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Psychology Today: The Forgotten Addiction

Posted 12/11/2018

by John F. Kelly Ph.D.

In recent years, Americans have begun, justifiably, to recognize the complex public health problem of opioid misuse and associated overdose deaths as a national crisis. Unfortunately, as is often the case when a tidal wave of worry about a particular health issue engulfs the nation, other similar concerns are often swept out of public consciousness. 

Take alcohol misuse, for instance. Although alcohol arguably presents a greater threat to public health than opioid misuse, it has in many ways been overlooked in the recent national conversation about substance use disorders. 

Alcohol misuse occurs when a person drinks in a manner, situation, amount, or frequency that could cause harm to that individual or those around them. The data and statistics on alcohol misuse, paint a clear picture of the continual threat alcohol poses both in the United States, and internationally.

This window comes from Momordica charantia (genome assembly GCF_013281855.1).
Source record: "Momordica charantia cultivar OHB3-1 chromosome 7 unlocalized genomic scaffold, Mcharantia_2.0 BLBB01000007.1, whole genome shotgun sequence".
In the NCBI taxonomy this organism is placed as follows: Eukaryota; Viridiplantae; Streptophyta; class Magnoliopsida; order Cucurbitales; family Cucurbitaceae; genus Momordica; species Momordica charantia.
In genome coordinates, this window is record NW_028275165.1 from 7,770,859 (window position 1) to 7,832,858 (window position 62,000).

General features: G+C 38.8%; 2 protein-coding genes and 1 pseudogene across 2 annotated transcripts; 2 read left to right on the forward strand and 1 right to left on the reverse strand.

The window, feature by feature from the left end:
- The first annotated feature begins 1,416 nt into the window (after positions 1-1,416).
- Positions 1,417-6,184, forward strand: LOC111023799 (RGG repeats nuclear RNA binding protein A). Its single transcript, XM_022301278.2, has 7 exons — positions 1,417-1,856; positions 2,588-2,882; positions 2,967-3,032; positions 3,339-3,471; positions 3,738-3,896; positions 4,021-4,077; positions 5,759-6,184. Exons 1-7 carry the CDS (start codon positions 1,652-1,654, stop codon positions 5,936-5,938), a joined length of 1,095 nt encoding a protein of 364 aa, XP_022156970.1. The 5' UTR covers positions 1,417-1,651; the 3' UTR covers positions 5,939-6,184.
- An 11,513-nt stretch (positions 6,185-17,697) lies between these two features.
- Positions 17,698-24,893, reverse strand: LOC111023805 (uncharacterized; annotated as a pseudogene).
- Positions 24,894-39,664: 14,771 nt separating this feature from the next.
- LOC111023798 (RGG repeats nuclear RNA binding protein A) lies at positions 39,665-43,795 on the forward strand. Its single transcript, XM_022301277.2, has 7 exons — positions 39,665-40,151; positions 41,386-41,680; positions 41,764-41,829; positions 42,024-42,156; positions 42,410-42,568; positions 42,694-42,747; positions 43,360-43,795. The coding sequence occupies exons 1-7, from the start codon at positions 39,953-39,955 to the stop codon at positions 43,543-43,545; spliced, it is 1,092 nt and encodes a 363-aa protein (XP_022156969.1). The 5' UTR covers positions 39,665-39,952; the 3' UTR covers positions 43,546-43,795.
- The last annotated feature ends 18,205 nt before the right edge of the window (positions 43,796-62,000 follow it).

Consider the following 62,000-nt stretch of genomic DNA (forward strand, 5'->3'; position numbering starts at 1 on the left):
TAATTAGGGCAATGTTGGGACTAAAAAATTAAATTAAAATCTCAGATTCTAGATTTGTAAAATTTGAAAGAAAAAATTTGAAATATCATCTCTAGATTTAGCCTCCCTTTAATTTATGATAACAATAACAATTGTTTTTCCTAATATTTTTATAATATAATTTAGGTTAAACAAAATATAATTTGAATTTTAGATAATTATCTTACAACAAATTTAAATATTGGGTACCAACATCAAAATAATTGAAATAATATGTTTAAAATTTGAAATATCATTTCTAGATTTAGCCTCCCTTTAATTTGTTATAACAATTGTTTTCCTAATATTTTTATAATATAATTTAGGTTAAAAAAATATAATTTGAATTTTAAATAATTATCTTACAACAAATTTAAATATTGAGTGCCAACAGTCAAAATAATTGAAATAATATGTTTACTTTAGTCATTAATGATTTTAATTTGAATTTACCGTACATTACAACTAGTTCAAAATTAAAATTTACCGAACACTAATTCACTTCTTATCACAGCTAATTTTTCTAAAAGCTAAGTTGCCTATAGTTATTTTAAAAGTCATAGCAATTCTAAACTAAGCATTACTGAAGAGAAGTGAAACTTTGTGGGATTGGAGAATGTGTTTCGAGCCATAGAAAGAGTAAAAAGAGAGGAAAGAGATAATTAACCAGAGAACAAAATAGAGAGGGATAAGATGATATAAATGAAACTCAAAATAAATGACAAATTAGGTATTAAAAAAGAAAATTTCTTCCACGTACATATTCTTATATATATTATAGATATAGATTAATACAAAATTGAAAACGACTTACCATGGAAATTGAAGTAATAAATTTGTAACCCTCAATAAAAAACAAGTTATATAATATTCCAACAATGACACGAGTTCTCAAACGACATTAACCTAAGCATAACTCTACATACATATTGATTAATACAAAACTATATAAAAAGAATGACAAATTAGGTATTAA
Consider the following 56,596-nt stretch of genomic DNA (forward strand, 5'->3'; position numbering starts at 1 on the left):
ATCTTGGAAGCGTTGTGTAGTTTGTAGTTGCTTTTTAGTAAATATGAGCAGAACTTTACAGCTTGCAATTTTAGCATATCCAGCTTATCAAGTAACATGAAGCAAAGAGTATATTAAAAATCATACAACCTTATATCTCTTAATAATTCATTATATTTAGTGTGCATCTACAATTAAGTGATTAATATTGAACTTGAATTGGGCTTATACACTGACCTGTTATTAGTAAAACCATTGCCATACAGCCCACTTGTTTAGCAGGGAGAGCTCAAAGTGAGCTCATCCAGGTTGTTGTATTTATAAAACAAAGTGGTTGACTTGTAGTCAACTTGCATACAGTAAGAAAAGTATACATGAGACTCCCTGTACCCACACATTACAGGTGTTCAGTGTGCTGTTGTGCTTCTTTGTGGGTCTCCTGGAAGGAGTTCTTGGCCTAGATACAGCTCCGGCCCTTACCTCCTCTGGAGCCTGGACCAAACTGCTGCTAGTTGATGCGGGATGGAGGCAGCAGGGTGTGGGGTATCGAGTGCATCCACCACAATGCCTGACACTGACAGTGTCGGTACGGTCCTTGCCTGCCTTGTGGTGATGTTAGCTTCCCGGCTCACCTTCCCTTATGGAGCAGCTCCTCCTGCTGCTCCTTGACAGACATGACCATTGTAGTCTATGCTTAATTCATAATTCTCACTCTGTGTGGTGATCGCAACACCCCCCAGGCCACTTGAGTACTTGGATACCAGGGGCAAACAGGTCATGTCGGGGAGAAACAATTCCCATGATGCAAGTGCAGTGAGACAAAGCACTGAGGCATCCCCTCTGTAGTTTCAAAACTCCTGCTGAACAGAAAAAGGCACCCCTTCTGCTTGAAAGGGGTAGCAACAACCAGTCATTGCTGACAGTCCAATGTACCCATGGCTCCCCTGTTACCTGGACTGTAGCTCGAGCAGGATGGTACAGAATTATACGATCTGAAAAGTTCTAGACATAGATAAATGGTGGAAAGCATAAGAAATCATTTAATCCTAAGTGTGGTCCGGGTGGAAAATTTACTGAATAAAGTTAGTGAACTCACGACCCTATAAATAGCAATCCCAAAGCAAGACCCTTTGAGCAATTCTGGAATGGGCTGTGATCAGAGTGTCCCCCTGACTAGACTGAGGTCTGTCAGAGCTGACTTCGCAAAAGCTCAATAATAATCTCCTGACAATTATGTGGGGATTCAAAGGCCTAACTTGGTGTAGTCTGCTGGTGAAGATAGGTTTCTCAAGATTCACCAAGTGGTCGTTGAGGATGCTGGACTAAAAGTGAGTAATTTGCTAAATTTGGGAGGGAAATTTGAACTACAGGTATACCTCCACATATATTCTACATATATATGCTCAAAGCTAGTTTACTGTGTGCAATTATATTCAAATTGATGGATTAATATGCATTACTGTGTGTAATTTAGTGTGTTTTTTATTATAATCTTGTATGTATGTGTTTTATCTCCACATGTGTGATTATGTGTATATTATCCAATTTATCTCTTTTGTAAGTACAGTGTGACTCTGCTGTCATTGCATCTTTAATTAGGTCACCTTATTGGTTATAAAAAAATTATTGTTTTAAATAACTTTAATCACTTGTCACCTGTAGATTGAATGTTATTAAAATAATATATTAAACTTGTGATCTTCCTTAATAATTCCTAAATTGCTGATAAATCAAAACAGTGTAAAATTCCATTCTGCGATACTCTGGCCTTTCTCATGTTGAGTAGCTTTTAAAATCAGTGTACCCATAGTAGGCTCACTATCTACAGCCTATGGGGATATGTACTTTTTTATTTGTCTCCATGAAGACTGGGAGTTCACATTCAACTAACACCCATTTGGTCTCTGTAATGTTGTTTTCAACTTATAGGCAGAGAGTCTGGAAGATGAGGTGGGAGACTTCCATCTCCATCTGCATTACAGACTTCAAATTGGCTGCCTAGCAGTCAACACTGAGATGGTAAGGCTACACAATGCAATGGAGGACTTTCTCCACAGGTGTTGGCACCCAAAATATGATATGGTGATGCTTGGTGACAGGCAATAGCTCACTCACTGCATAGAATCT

In the U.S. alone, one in ten deaths among working-age adults are due to alcohol misuse, and more than 88,000 people die from alcohol-related causes each year—making it the third leading preventable cause of death.

Alcohol misuse costs the U.S. nearly $250 billion per year in health care and criminal justice expenditures, lost workplace productivity, and other costs. Meanwhile, in 2016 an estimated 14.6 million American adults had alcohol use disorder.

Alcohol use disorder encompasses a range of symptoms, with varying severity, from mild disordered use to addictionDespite its prevalence and impact, only a fraction of individuals with this disorder seek or receive professional help, and fewer still receive behavioral therapies or medications that have been demonstrated effective through rigorous scientific research. In part, this is because patients and their families don’t know the range of treatment options available, and don’t know how to search for treatment providers who offer good quality care. 

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